Two recent attacks against indigenous Chepang people in Chitwan are being condemned widely. Nepal Federation of Indigenous Nationalities (NEFIN), which is an umbrella body of Adivsai Janajasti, has asked National Human Rights Commission (NHRC) to look into this issue. Receiving a memorandum from NEFIN on 26 July, NHRC Chair Anup Raj Sharma said that the human rights body is 'concerned' about the injustice meted out to poor indigenous people. NHRC secretary Bed Prakash Bhattarai informed NEFIN that they have launched an investigation into the Chitwan incidents.
A crime against humanity
Days after Chepang people's houses were burnt down by Chitwan National Park (CNP) in Kusum Khola area of Madi Municipality, an innocent Chepang man identified as Raj Kumar Chepang was killed by a Nepal Army soldier. These two fresh incidents have enraged the entire Adivasi Janajati community. Such a crime against humanity should not be overlooked by anyone. It is a gross violation of human rights, and this is high time everyone spoke up for justice.
Days after Chepang people's houses were burnt down by Chitwan National Park (CNP) in Kusum Khola area of Madi Municipality, an innocent Chepang man identified as Raj Kumar Chepang was killed by a Nepal Army soldier.
The death of Raj Kumar Chepang and the burning down of Chepang people's houses are not one-off incidents. They are just recent examples of how the State has been doing injustice to indigenous people by systematically driving them away from their native forest, land and water resources.
Misuse of the military
National parks' purpose is to protect wildlife, biodiversity and the ecosystem. However, Nepal's national parks appear to be more active and interested in causing trouble against indigenous people, whose life and culture are so intrinsically linked with the nature. The army's deployment in national parks is a misuse of an institution, whose first duty is to protect the country.
Nepal now has 12 national parks, one wildlife reserve, one hunting reserve, 6 protected areas and 13 buffer zones. In all of these protected areas, indigenous people have been suffering a lot. What happened in Chitwan are just the latest examples to show how they have been victimized by a conservation plan that denies them their rights over local natural resources.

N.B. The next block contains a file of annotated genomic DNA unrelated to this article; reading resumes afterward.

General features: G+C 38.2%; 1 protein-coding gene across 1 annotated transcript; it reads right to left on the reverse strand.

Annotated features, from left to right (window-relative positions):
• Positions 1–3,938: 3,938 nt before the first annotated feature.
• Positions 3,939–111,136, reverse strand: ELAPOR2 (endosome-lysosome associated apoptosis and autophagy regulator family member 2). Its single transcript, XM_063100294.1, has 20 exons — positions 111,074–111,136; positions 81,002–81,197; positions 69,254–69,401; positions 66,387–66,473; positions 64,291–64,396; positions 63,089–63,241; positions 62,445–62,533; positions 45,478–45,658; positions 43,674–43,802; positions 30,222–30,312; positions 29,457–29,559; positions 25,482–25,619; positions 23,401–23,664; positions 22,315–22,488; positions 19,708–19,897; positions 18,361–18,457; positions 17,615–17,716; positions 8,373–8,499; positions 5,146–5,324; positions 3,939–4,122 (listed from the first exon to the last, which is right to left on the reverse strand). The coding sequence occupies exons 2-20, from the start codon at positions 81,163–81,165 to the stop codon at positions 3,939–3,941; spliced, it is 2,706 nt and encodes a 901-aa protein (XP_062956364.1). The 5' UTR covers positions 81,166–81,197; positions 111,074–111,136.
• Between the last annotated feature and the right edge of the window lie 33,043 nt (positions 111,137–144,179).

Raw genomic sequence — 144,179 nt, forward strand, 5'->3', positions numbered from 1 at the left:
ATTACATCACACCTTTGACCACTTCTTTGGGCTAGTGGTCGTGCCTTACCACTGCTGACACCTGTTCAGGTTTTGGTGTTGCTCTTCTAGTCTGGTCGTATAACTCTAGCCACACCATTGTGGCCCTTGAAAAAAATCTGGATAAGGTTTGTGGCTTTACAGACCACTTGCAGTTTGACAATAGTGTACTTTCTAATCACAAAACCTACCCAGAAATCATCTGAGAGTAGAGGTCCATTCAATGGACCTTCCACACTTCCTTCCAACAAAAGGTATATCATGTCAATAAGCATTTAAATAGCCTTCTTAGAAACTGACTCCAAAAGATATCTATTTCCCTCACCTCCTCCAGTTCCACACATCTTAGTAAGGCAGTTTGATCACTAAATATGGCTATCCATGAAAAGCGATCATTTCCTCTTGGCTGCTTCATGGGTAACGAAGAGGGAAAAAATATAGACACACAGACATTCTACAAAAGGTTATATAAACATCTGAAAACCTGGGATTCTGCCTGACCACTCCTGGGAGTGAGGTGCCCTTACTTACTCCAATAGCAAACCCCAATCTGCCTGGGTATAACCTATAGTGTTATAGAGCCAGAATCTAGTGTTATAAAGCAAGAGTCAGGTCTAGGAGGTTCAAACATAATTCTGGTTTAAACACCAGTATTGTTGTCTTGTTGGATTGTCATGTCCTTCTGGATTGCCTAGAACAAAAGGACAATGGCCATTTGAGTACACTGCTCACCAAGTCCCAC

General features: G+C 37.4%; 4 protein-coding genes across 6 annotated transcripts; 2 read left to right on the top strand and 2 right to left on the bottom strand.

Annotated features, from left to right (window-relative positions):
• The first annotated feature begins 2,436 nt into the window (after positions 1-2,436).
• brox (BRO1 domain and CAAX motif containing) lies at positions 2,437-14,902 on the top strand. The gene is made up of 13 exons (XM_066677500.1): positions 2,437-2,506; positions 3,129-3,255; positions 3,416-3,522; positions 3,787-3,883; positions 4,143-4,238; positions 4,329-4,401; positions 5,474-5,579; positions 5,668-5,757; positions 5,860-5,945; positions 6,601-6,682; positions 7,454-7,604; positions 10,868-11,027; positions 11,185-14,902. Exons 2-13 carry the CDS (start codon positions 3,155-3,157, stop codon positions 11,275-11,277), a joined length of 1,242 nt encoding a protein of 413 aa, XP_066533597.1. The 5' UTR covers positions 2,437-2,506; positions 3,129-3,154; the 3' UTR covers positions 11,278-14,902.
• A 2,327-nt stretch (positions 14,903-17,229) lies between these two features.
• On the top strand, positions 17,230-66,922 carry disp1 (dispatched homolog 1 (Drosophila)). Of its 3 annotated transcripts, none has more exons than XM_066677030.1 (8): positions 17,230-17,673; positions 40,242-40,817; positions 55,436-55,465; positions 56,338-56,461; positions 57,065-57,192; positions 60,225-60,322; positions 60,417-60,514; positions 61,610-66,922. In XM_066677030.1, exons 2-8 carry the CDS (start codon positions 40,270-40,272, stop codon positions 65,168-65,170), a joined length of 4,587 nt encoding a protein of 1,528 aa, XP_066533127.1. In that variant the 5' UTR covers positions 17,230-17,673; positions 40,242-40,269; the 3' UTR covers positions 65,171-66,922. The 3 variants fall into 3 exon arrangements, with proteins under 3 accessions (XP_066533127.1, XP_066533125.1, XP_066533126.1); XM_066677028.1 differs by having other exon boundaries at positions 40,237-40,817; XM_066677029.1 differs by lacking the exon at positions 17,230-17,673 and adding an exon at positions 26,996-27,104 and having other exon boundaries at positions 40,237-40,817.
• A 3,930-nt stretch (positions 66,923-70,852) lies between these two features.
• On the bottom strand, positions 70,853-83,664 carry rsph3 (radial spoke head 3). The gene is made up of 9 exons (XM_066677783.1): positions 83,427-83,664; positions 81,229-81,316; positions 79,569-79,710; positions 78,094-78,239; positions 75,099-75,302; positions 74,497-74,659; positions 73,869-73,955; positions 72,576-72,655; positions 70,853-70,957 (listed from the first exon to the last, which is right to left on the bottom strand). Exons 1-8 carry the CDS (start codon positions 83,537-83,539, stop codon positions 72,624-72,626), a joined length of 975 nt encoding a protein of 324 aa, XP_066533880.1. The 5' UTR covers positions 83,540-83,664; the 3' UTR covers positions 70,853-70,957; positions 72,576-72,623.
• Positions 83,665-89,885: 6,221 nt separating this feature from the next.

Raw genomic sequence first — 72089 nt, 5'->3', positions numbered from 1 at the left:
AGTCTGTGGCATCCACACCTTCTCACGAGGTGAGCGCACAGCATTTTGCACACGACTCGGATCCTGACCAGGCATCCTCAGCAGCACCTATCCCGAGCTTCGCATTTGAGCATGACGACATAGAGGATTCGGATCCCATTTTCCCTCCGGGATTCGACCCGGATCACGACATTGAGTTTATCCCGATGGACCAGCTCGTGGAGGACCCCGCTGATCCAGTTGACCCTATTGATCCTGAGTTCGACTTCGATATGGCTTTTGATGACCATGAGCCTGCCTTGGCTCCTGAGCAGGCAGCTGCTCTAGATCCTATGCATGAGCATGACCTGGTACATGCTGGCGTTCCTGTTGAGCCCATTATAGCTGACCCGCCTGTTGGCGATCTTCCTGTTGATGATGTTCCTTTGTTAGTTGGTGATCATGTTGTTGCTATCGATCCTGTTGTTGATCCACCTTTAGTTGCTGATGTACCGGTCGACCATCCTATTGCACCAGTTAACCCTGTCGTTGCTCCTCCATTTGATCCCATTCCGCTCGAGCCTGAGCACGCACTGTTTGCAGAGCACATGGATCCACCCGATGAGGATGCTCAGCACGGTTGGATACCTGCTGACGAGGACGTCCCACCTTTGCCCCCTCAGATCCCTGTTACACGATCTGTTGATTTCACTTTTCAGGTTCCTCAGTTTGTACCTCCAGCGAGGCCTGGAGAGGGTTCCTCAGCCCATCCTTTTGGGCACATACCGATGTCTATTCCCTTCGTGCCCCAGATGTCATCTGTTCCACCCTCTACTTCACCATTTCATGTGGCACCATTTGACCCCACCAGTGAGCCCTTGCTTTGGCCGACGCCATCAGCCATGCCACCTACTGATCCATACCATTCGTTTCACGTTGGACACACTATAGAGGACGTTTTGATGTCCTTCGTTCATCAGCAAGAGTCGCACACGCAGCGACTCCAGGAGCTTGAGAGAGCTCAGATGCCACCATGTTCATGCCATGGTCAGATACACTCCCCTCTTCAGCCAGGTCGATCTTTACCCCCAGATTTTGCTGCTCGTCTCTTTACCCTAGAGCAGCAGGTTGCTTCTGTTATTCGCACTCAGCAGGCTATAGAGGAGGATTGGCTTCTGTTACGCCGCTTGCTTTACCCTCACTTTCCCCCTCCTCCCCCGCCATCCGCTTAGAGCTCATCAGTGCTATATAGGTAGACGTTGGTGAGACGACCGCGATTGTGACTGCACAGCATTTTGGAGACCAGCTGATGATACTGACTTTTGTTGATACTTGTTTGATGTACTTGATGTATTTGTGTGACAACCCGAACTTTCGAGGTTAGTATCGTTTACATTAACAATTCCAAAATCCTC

Just like Chitwan's Chepang or Bote people, Banke and Bardiya's Tharu are facing restrictions. In Dhorpatan of Baglung, local Magar and Gurung people have been demanding that they be allowed to use local natural resources. In Manang and Mustang, local indigenous people face restrictions imposed by Annapurna Conservation Area Project (ACAP). Local Sherpa people are left out of Sagarmatha National Park. And in the eastern hills, local Rai and Limbu have the same story to share about Kanchenjunga National Park.
Nepal now has 12 national parks, one wildlife reserve, one hunting reserve, 6 protected areas and 13 buffer zones. In all of these protected areas, indigenous people have been suffering a lot.
But the State has always suppressed the voices of these indigenous communities by mobilizing the army. The recent attacks against Chitwan's Chepang people have prompted Adivasi Janajati to launch a movement for justice, but it should not be limited to Chitwan. It should be nationwide. It will otherwise have no impact.
Long wait for justice
Neither the burning down of Chepang people's houses nor the death of Raj Kumar Chepang is an isolated case. The death of Sukram Chaudhary, another poor indigenous man, in Chitwan is still fresh. A study by Lawyers' Association for Human Rights of Nepal's Indigenous People (LAHURNIP) has documented many deaths of poor indigenous people who were killed because they wanted to use local resources.
The Nepal Army has said that it has launched an investigation into how Raj Kumar Chepang was killed. Human rights activists have also started an independent investigation. But investigation is not a sufficient response to such injustice as long as those who are found guilty get to walk free.